In operation, the proximal end of the torque shaft 140 is inserted into a central space between the jaws 182. The lock collar is then rotated in a distally advancing direction, which forces the jaws 182 together in a radially inward direction, thereby frictionally locking the torque shaft 140 in place (see
Once the delivery system 200 has been advanced to the treatment site, the outer retention sheath 160 is withdrawn proximally by pulling the handle 191 toward the knob 196. As the outer retention sheath 160 is removed from the expandable distal portion 152, the spring member 170 is released and automatically and immediately expands out to the diameter of the vessel/cavity such that it contacts the vessel/cavity wall 10, this causes the expandable distal portion 152 to expand a corresponding amount, as shown in
Next, the thrombectomy device 100 is advanced out of the inner sheath 150 using the pin vise 180. The initial advancement through the inner sheath 150 may be accomplished through linear or rotational translation by pushing or rotating the pin vise 180, respectively. As the pin vise is rotated, it turns the torque shaft 140, which turns the elongate torsion member 110 and the engagement members 120.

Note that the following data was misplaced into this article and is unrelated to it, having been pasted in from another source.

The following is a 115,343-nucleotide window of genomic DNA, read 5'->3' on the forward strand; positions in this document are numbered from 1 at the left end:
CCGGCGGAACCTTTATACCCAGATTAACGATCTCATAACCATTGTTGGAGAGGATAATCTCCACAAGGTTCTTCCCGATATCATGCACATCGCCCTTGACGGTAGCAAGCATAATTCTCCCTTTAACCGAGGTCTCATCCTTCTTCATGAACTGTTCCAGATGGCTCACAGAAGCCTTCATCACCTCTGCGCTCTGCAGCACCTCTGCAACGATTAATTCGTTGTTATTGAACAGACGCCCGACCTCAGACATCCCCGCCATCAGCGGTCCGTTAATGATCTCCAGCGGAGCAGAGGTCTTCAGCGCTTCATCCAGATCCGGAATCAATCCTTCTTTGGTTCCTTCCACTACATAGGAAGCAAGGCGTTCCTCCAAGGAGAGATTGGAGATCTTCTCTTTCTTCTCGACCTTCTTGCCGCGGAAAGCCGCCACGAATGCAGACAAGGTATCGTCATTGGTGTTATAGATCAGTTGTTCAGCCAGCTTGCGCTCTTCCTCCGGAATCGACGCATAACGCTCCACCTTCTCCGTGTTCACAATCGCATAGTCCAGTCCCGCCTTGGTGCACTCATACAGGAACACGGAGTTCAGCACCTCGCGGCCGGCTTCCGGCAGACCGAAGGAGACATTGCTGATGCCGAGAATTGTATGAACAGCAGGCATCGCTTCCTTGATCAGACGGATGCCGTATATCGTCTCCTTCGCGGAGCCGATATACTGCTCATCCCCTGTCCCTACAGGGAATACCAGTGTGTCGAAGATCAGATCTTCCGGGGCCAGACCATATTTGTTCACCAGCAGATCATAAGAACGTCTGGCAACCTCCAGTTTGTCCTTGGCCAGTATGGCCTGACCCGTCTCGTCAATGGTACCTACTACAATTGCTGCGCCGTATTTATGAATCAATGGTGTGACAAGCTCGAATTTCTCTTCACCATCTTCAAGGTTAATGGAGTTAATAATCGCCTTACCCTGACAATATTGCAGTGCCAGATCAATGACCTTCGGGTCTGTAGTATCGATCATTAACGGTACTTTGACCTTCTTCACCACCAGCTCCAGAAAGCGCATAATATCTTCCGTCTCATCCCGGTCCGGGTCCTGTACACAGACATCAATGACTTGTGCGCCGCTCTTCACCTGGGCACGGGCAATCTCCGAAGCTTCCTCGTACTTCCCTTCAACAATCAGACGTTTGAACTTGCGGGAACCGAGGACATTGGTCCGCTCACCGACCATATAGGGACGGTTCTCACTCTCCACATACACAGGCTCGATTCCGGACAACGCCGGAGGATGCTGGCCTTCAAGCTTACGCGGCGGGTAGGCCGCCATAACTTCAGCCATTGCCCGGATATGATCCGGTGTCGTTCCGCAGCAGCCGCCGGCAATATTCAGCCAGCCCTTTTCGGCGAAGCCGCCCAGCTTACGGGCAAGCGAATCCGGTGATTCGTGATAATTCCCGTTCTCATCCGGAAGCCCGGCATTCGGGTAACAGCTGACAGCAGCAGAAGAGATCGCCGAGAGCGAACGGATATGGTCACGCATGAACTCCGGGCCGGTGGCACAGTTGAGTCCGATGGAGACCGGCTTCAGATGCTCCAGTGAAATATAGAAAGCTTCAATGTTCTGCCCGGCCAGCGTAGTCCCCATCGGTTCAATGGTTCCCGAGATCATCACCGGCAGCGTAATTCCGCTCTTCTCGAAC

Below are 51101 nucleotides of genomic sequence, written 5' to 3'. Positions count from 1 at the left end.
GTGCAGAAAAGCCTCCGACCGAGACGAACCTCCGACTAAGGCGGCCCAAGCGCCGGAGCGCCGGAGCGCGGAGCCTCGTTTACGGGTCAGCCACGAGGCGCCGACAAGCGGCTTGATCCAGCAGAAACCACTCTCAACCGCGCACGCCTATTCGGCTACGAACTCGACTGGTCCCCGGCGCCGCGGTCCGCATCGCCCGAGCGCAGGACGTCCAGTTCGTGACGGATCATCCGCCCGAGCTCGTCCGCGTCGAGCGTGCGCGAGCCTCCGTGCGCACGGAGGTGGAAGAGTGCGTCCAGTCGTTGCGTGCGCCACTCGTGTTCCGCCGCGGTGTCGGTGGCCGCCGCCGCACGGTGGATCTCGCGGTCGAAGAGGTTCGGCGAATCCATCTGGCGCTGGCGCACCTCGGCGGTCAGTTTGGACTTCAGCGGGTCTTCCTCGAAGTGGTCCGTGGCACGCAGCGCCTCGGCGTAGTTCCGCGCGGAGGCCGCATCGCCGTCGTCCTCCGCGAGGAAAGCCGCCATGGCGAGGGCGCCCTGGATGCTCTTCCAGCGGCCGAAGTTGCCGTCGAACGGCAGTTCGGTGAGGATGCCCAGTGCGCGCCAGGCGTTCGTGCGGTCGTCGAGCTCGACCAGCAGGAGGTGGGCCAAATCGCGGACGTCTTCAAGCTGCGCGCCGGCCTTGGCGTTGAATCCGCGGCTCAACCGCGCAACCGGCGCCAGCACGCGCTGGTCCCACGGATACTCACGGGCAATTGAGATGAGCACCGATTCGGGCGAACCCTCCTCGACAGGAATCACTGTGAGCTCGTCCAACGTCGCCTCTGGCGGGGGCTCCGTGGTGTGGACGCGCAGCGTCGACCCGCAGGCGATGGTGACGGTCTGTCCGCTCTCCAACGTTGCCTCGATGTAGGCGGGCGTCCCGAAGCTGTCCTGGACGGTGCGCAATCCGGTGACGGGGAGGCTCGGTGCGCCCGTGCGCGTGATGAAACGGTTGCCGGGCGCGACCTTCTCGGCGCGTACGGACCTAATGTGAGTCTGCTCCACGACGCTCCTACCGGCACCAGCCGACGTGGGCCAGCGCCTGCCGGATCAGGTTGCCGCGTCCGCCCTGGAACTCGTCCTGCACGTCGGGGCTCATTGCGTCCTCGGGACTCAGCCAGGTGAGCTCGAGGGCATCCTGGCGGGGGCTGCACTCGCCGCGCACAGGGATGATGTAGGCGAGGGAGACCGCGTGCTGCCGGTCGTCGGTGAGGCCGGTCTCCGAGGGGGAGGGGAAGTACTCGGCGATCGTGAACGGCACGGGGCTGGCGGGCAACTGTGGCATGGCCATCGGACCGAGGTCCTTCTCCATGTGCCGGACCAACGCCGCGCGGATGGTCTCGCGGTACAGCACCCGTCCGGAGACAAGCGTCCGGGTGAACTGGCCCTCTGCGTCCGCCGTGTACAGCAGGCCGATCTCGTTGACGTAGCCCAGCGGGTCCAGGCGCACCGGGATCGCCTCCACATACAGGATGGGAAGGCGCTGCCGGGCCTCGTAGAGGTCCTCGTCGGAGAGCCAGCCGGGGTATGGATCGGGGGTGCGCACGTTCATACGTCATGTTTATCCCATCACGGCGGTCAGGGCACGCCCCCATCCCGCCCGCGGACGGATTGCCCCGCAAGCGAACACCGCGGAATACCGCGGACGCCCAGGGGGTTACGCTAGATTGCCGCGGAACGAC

As the thrombectomy device 100 is advanced, the engagement members 180 automatically begin to flex in a radially outward direction as they pass through the expandable distal portion 152, and assume the fully expanded configuration such that the engagement members 150 contact the vessel/cavity wall 10. Once the engagement members 150 have contacted the vessel/cavity wall 10, the thrombectomy device 100 is preferably rotatably advanced along the vessel/cavity wall 10. Because the portions of the engagement members 120 that come in contact with the vessel/cavity wall 10 are atraumatic and present a smooth curve, the engagement members 120 can be safely expanded against the vessel/cavity wall 10 and rotatably or slidably advanced therealong without causing damage to the vessel/cavity wall 10. Moreover, by expanding the engagement members 120 against the vessel/cavity wall 10, gaps between the thrombectomy device and the vessel/cavity wall 10 are eliminated and any portions of the thrombus 20 that may break off during thrombectomy are more likely to be captured in the helical arrangement of engagement members 120.
When the distal end of the thrombectomy device 100 contacts the thrombus 20, initially, the blunt end 112 of the elongate torsion member 110 engages and forces at least a portion of the thrombus 20 to contact the distal most engagement members 120, as shown in